The Ultimate Kitchen Knife Guide

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The Ultimate Kitchen Knife Guide

If you’ve ever eaten a masterfully prepared Beef Wellington, then you’re aware that cooking is an art. On top of talent, skill and passion, this kind of art requires the best kitchen tools and implements. And for anyone passionate about cooking, the most essential kitchen tools kitchen are knives.

Of course, there are many knives out there. We’re here to help you learn and choose. There’s no need to buy one of those elaborate 30-piece knife sets – you likely won’t use half of them. Simplicity and quality are key. Therefore we are proud to present our kitchen knife guide so you will no longer hand someone a carving knife when they ask for a chef’s knife.

Chef’s Knife

The workhorse of any kitchen, the all-purpose chef’s knife is absolutely essential. Ideal for just about anything you can think of, from cutting raw meat to slicing into vegetables to finely chopping herbs, a good chef’s knife can handle most of your prep. Ranging in size from 7 to 17 inches for the blade, make sure the size of knife you choose is right for you and feels comfortable to use. Don’t be afraid to spend some money on this because a quality knife will give you years of faithful service.

Paring Knife

Also known as the vegetable knife – or as we like to call it, ‘the little knife that could’ – a paring knife is instrumental in tackling the smaller, more delicate and precise jobs that a bigger knife just can’t do. Unlike the chef’s knife that requires a cutting board under the food, a paring knife will most often be used when holding an ingredient in your hand. Perfect for peeling vegetables or fruits, removing seeds, slicing potatoes, and much more. 

Boning Knife

This knife is for raw meat still on the bone. The stiff, narrow blade is for cutting flesh off bones, including with fish, and working around joints and ligaments. In other words, it’s great for some precision butcher work. The tip is fine and sharp for making exacting holes. Your other knives simply cannot do this work.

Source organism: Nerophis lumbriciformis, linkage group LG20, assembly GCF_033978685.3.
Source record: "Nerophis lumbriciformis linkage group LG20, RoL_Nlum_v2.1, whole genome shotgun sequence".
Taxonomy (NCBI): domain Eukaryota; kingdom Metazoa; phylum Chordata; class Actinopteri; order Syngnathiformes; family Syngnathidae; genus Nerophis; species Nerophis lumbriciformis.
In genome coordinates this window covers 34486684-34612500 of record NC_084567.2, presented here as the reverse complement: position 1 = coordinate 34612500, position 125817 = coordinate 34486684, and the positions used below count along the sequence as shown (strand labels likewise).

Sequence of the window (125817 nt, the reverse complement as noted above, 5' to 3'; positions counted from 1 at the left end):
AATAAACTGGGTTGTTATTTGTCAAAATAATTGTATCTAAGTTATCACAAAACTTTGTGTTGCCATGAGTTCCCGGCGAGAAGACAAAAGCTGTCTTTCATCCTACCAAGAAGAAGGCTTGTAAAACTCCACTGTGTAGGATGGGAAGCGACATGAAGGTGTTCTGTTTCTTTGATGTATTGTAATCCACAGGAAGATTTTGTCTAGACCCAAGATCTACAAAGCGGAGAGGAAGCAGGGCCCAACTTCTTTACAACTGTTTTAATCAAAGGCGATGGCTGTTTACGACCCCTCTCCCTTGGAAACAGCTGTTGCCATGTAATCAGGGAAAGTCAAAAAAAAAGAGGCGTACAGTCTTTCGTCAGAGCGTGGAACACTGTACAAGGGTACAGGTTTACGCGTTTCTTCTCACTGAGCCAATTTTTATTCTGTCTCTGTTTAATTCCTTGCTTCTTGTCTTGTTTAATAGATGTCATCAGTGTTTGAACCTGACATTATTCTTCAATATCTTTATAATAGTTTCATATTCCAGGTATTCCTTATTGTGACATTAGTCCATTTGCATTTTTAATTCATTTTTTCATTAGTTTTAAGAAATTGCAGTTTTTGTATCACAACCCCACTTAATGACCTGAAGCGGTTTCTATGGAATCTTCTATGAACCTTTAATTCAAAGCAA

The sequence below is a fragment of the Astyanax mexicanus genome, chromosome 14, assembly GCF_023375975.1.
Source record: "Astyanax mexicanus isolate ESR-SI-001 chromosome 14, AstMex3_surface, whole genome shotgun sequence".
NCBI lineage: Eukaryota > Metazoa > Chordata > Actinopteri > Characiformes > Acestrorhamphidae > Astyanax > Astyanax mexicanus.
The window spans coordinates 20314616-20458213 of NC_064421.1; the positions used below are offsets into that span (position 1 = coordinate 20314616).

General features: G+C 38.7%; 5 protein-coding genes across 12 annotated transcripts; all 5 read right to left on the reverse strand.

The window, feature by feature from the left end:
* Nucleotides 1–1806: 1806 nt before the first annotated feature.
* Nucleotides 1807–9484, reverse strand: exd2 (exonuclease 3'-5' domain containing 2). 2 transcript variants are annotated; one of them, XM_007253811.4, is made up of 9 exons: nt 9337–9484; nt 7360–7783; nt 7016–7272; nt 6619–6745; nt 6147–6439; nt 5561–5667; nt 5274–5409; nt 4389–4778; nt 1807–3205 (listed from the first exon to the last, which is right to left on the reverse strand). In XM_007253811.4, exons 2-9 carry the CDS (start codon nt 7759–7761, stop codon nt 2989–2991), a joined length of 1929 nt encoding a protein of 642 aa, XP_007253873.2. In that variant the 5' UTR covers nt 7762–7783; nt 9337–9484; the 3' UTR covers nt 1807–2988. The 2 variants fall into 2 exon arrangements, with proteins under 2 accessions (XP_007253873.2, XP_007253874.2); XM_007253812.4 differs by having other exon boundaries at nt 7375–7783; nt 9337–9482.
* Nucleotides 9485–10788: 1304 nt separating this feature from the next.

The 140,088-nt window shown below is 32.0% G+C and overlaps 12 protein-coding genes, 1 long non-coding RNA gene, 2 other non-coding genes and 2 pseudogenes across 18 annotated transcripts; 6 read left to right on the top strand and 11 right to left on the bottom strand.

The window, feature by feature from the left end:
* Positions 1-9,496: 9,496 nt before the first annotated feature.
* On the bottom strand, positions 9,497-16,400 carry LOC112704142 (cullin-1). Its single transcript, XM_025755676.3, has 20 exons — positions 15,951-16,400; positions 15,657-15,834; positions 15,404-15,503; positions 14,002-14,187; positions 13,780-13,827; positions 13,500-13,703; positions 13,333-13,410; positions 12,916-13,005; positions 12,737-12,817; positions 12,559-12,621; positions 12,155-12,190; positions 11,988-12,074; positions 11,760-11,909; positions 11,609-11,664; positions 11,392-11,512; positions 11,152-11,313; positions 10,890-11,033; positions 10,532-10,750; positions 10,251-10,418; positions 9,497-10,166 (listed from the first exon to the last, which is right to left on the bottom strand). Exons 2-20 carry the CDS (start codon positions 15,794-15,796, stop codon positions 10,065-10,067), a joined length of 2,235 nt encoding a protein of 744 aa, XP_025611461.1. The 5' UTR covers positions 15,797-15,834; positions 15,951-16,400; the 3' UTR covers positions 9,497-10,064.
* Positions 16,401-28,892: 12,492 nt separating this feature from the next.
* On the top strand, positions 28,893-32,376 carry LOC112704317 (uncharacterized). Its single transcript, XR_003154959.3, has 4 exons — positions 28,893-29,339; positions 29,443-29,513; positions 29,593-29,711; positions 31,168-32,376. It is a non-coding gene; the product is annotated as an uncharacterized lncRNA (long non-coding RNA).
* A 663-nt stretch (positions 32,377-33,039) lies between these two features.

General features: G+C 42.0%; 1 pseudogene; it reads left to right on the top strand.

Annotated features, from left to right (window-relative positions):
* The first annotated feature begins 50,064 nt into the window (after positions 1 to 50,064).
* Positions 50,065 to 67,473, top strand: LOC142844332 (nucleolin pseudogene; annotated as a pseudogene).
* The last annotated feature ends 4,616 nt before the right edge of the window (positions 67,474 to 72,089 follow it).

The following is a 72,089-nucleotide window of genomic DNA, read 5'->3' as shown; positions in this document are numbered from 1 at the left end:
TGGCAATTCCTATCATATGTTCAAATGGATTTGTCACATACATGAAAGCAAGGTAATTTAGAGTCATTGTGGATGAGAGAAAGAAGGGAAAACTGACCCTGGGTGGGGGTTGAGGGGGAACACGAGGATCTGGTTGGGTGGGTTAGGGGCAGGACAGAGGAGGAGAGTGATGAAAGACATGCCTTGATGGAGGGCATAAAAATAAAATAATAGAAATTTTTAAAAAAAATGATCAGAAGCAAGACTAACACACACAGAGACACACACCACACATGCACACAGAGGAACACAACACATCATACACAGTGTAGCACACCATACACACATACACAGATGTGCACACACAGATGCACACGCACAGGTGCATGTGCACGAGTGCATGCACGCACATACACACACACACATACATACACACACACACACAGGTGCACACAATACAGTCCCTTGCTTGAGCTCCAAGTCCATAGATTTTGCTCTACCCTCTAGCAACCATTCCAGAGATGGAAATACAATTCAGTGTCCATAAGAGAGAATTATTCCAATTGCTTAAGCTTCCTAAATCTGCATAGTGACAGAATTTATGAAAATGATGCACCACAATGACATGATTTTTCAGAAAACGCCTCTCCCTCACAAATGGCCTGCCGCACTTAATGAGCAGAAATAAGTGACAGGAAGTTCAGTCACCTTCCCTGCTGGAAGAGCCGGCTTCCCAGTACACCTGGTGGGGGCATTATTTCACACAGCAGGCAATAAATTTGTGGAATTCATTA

Filleting Knife

This is your fish knife. It has a small, flexible blade that makes it so much easier to get under the skin or slice flesh away from the bone.

Bread Knife

Don’t let the name limit your thinking. While its long, serrated edge enables you to slice through a loaf of bread without squishing it, it’s also marvelous for large fruits like pineapple and watermelon. It can even handle slicing tomatoes and other soft fruits.

Carving Knife

While every item in our kitchen knife guide has its time and place, the carving knife has a tendency to steal the show. Long, pointed and razor sharp, it normally makes an appearance at the ‘glory times’ of slicing up roast meats. If it’s kept sharp, it will ease even slices of meat smoothly away with little effort.

Honing Steel

Speaking of sharp… a knife is nothing if it isn’t sharp. Well, actually a honing steel doesn’t sharpen a knife in the technical sense of the word. It realigns the beveled edge of a knife so that it performs properly and reduces wrist strain, because that knife edge will start to fold over on itself with repeated use. It’s up to you to choose steel, ceramic or even diamond for your honing tool. They’re all good.

That’s our simple kitchen knife guide. With these items, you’ll have every need and dish covered. If you like, go to a store and ask to try out the feel of different brands. Just be sure you always go for quality knives, don’t put them in the dishwasher, don’t drop them in the sink (they’ll get dinged), and keep them well honed.

Happy cooking!

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